Thursday, June 26, 2008

“I had to figure out a way to present myself as a single identity for people who don’t spend all day in my imagination.”

They say a picture is worth a thousand words. I say, if you’re a Facebook junkie, a picture is worth a thousand friend requests. Or if you’re a writer trying to summarize your identity into a pretty little package called a website, a picture is worth a thousand dollars – or a book deal.

While lunching at L’Express on 20th and Park, Michael Hyde and I discussed the ways in which the Internet has changed one’s understanding of self-presentation. A pretty profound conversation to be having over goat cheese salads and fries (I think the waiter kept re-filling our water glasses to eavesdrop), but very relevant to Hyde – and anyone with a published book, a website, or a Facebook account.

In December 2005, Hyde published a book of short stories called What Are You Afraid Of?, a compilation of older and newer tales that all share the “darker themes” typical of his writing. The book was extremely well-received, winning the 2005 Katherine Anne Porter Prize in Short Fiction.

“My stories are American gothic – not English gothic with castles, but stories with broken houses and dysfunctional families, as well as some supernatural stuff,” Hyde explains.

After the book came out, Hyde decided to set up a website with the help of his friend Margaret Penney. “I wanted it to represent the themes of the book visually and textually…it sort of shows what I’m all about,” he says. He also wanted the site to be long-lasting – perhaps speak to future books and projects he would be working on.

While creating the website, Hyde realized he would have to think about self-presentation: how did he want to package himself on his website? In a way, we are all self-made and self-serving brands, and websites or profiles are like personal advertisements. Should we appear intelligent and introspective? Cute and quirky? Sarcastic and cynical? How do we condense our multi-faceted selves onto screen-sized pages?

“I had to figure out a way to present myself as a single identity for people who don’t spend all day in my imagination,” Hyde explains. Well, that would pretty much be everyone.

Along with trying to snag a spot on the Internet between innuendo-ed eHarmony profiles, weirdly artistic Myspace pages, and formal resumes on Linkedin, Hyde had to consider how his book would fit in with the rest of contemporary literature.

“You have to think about how your work will be perceived…everyone fits in a certain way, but you have to have a realistic sense of what is marketable to the public,” he says.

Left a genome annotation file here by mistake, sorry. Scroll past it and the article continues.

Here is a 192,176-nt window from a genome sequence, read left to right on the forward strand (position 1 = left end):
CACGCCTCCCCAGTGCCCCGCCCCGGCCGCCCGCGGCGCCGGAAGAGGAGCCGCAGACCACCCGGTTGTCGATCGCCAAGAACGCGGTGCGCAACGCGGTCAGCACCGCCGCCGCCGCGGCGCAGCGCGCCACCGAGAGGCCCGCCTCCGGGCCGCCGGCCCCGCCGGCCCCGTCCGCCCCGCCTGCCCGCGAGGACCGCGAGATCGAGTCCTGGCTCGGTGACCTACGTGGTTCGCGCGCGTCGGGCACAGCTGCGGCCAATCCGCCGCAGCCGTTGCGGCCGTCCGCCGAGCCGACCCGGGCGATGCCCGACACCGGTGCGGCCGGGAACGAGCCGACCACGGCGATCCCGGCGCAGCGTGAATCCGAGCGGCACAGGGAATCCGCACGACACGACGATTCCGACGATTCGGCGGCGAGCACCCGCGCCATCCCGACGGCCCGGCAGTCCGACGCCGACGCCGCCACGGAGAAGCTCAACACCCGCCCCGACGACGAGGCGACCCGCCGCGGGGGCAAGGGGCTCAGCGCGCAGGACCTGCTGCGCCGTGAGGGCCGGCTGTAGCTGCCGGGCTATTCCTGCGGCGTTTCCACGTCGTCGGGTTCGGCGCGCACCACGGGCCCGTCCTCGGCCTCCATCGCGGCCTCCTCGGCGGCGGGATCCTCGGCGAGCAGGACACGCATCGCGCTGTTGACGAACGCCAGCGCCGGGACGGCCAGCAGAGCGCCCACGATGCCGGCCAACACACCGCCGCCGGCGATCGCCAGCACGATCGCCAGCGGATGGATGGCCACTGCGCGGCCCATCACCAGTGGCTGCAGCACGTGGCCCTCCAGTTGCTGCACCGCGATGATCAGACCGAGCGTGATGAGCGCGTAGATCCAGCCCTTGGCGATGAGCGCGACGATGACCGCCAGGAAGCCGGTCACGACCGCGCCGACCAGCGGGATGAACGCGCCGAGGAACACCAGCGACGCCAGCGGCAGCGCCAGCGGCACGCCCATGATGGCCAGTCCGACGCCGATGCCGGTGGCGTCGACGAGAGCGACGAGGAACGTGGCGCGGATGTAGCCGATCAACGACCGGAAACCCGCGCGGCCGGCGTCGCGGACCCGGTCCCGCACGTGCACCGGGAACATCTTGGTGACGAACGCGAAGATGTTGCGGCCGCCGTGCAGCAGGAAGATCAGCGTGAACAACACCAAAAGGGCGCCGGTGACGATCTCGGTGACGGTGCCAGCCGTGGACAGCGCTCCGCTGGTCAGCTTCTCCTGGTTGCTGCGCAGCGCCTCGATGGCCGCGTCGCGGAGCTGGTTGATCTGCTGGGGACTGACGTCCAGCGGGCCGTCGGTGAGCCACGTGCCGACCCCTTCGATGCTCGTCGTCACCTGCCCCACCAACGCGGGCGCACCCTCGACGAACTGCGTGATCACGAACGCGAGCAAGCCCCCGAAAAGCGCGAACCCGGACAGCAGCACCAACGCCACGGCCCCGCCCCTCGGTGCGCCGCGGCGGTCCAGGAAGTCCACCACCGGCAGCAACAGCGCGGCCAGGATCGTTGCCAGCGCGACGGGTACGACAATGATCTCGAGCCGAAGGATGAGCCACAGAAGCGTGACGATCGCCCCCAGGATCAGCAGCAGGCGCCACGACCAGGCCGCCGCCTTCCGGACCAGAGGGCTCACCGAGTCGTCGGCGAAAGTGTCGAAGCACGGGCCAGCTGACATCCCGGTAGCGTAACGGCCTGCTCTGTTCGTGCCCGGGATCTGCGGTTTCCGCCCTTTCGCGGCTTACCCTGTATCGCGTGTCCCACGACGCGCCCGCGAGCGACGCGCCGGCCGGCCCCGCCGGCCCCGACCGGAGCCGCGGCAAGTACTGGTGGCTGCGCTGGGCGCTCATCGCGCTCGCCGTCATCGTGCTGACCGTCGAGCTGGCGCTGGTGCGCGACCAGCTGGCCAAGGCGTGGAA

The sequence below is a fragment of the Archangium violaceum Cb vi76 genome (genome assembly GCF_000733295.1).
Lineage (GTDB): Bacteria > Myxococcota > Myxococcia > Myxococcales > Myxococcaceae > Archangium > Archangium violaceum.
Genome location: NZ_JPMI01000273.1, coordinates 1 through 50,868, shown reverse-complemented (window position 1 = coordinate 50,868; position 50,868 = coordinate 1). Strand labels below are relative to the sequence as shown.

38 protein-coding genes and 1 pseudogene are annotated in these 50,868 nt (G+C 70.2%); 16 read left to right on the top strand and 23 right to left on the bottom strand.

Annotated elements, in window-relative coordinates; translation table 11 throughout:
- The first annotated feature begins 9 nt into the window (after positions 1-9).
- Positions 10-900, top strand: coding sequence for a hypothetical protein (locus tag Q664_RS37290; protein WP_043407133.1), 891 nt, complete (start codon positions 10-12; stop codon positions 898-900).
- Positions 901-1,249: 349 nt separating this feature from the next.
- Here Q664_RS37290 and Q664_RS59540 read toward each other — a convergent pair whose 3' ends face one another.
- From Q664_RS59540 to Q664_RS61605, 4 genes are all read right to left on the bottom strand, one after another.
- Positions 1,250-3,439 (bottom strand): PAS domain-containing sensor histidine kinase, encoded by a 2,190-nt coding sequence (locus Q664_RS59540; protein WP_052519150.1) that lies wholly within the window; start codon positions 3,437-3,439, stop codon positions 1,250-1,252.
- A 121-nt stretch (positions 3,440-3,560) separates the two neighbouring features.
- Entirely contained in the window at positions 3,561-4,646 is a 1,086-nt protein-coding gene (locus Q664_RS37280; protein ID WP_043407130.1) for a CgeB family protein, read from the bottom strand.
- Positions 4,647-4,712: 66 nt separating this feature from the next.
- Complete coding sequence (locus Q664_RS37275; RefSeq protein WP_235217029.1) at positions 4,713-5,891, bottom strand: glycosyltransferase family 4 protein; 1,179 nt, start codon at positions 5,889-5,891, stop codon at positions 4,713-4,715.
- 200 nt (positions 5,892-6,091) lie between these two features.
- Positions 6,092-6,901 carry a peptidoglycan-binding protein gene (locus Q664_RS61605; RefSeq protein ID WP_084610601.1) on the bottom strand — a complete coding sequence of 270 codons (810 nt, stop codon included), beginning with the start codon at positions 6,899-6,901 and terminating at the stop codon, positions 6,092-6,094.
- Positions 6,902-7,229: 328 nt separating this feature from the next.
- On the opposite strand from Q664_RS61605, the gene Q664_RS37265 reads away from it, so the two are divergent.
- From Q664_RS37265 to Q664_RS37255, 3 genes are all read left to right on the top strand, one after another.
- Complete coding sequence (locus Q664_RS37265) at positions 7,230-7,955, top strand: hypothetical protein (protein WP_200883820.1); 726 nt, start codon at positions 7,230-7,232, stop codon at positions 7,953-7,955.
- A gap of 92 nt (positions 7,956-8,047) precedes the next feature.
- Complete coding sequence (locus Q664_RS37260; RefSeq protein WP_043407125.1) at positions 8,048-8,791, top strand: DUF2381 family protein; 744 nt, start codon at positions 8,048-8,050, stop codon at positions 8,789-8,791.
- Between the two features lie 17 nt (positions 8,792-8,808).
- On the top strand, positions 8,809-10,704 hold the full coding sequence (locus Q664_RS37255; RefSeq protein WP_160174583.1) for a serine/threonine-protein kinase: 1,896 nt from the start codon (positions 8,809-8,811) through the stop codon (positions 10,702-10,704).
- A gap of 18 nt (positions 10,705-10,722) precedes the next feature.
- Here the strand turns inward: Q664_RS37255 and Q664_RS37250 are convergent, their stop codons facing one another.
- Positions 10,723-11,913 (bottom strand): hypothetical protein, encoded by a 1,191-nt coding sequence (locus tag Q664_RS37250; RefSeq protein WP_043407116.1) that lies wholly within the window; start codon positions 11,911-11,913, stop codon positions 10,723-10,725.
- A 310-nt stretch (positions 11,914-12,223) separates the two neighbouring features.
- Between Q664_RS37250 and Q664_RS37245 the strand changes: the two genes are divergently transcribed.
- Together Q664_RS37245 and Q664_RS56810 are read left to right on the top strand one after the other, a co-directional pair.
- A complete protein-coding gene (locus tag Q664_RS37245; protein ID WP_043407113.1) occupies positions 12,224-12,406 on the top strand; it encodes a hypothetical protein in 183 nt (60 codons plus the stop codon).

Just as we critique our friends for their choice of Facebook profile pictures (as in, “Cindy’s hair looks so stupidly trendy, someone should tell her she’s not making a statement” or “Linda would flash a peace-sign in that photo – who does she think she is, Ashley Olsen?”), even books are not exempt from the shallow scrutiny of the public eye. We do, of course, judge them by their covers, which is especially interesting in the case of Hyde’s collection.

He says that he didn’t initially write the stories with horror in mind – they are more like paranormal psychological investigations. However, with dark silhouettes of tree limbs and purple text that looks like it’s dripping down the page (à la the Word font “Thriller”), What Are You Afraid Of?’s cover begs to differ.

“The press marketed it as a horror book…although I did have a problem with the font choice, it was sort of out of my hands at that point. I just don’t want to confuse or mislead readers into thinking the book is like ‘Carrie’ or ‘The Shining’ when it really isn’t.”

If perhaps Hyde’s book sends mixed messages of what it’s all about, I think that his website strikes the perfect balance of creativity, eeriness, and organization that evoke just what he is: a very talented, clearly professional writer who happens to write about a young girl obsessed with her dead classmate’s murder (buy the book to find out more!) and diseased tomatoes that make people sick (strikingly relevant in the wake of our salmonella scare).

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